Early Education in Everton
The church from the south-west February 2013
Volume 81 published by Bedfordshire Historical Records Society (2002) is a series of episcopal visitations undertaken in the first twenty years of the 18th century, edited by former County Archivist Patricia Bell. At each visitation a list of questions was sent out in advance, one of which enquired about the provision of schools in each parish. Everton was unlike the rest of the county in being in the Archdeaconry of Huntingdon rather than the Archdeaconry of Bedford. In 1706 the vicar reported: “There is no lecture, School, Almes-house, or Hospitall endowed in this parish. No Charity Schole”.
In 1818 a Select Committee was established to enquire into educational provision for the poor. This was no doubt prompted, in part, by the recent foundation of two societies promoting education and specifically the building of schools. The Society for Promoting the Lancasterian System for the Education of the Poor was established in 1808 promoting schools run along the lines pioneered by Joseph Lancaster, who had himself copied those of Dr. Andrew Bell, in which older children taught their younger fellows. The Society was renamed the British and Foreign School Society in 1814,. It was supported by a number of prominent nonconformists, Lancaster himself was a Quaker, and sought to teach a non-sectarian curriculum. In answer to this perceived nonconformist takeover of local education the National Society was formed in 1811 to encourage the teaching of poor children along Anglican lines, including the catechism. The Select Committee sent a questionnaire to all parishes in the country asking for: particulars relating to endowments for the education of children; other educational institutions; observations of parish needs etc. The curate reported that there was no daily school, though there was a Sunday school, “open to all the children gratis, in which about 46 are instructed; and 14 children are educated at the expense of Stephen Thornton, esquire, of Moggerhanger, and 3 by William Astell, esquire at a dame’s school”. In those days a Sunday school was just that, a school which met on a Sunday, usually in the church or nonconformist chapel or other similar building, teaching more than the religious topics with which they are associated today. The vicar concluded: “The poor possess sufficient means of education”.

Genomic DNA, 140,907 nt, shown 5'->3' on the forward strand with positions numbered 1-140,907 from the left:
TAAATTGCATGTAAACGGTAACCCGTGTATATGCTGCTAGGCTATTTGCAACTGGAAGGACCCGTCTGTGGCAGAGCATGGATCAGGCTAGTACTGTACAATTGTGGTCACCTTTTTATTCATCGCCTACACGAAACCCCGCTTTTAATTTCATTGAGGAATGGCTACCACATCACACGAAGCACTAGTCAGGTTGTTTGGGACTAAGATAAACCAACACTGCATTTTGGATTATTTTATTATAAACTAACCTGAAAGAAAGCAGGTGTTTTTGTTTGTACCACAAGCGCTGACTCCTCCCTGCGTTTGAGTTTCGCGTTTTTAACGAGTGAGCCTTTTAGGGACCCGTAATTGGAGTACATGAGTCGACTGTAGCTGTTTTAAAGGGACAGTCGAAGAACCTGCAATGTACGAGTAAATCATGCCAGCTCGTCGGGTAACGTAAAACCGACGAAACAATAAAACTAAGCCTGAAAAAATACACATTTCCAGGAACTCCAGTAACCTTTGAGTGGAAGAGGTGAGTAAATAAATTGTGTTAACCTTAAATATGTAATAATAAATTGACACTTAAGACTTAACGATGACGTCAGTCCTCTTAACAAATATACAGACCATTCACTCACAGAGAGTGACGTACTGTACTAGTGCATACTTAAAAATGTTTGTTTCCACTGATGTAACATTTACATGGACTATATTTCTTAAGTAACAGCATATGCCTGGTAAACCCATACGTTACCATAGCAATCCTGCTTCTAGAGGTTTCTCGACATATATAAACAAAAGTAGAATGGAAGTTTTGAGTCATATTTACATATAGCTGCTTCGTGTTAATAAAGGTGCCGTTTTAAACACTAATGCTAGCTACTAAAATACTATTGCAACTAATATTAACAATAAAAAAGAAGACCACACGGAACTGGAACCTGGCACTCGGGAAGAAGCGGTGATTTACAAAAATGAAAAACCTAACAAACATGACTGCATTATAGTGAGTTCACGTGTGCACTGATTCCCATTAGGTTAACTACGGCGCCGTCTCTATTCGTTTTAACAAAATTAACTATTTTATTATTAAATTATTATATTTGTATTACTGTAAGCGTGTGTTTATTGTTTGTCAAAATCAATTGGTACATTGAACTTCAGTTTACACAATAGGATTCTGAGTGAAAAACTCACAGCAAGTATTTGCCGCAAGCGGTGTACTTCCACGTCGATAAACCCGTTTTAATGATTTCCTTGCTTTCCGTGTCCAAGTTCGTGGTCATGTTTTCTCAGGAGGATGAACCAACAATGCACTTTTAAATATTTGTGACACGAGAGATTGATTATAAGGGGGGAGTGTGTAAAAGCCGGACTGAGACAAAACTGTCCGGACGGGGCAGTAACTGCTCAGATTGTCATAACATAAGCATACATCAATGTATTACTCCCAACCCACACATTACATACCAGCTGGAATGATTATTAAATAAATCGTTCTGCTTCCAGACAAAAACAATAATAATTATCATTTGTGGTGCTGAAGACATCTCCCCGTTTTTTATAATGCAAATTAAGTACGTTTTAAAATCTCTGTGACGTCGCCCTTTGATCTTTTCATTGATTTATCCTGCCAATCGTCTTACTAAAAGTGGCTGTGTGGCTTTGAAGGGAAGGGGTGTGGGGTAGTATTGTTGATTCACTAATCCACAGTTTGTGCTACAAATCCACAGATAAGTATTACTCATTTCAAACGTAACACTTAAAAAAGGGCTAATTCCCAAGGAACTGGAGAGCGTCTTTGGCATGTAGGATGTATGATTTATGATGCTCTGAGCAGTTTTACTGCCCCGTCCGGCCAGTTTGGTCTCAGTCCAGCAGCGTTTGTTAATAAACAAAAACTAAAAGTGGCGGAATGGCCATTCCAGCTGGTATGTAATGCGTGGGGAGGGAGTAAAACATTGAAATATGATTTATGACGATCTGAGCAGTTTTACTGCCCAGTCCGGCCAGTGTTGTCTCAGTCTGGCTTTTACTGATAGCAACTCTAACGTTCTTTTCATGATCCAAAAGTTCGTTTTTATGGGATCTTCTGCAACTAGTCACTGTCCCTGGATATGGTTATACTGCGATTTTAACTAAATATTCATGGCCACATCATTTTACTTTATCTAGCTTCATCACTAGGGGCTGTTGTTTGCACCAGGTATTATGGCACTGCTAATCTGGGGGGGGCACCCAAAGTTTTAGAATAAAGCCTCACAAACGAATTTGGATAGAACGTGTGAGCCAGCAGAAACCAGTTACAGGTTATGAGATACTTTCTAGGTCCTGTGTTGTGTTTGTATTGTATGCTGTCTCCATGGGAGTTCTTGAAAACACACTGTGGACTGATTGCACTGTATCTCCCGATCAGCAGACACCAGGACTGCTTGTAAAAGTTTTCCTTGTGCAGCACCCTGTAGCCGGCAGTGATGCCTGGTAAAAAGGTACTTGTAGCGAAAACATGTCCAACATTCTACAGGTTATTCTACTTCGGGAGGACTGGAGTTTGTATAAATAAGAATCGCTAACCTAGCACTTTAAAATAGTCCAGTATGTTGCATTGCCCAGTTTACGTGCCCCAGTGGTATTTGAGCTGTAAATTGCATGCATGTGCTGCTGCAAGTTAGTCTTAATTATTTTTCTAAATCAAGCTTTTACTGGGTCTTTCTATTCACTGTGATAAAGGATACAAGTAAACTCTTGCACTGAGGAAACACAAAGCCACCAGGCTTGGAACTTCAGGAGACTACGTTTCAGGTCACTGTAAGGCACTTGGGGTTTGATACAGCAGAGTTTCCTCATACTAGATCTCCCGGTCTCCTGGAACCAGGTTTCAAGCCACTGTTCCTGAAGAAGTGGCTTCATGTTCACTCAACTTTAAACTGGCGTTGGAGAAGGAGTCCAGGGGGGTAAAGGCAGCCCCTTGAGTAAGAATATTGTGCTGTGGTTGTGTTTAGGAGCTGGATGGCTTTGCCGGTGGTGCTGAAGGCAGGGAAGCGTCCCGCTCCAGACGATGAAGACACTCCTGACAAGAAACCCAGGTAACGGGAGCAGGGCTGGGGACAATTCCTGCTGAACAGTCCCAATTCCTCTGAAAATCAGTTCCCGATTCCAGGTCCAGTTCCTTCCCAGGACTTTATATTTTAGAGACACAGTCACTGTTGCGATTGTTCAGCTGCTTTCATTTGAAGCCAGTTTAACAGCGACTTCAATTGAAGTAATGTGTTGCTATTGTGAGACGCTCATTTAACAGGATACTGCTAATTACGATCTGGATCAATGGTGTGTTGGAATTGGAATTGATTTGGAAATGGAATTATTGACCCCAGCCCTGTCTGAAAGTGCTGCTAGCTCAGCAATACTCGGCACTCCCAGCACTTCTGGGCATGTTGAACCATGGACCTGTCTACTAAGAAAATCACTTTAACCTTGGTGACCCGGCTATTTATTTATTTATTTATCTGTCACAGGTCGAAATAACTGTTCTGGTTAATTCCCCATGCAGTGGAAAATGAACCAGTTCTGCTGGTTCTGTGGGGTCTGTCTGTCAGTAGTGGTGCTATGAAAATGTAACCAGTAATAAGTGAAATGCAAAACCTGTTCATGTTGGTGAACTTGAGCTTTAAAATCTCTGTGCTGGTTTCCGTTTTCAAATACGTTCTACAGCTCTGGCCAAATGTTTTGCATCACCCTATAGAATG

In the country generally the number of schools built continued to grow over the next fifteen years so that by 1833 the government agreed to supplement the work of the two societies, and local benefactors, by making £20,000 per annum available in grants to help build schools. It also prompted another questionnaire to be sent to each parish in England asking for details of local educational provision. The correspondent for Everton replied: “One Sunday school at Tetworth [Huntingdonshire], with which this parish is united”.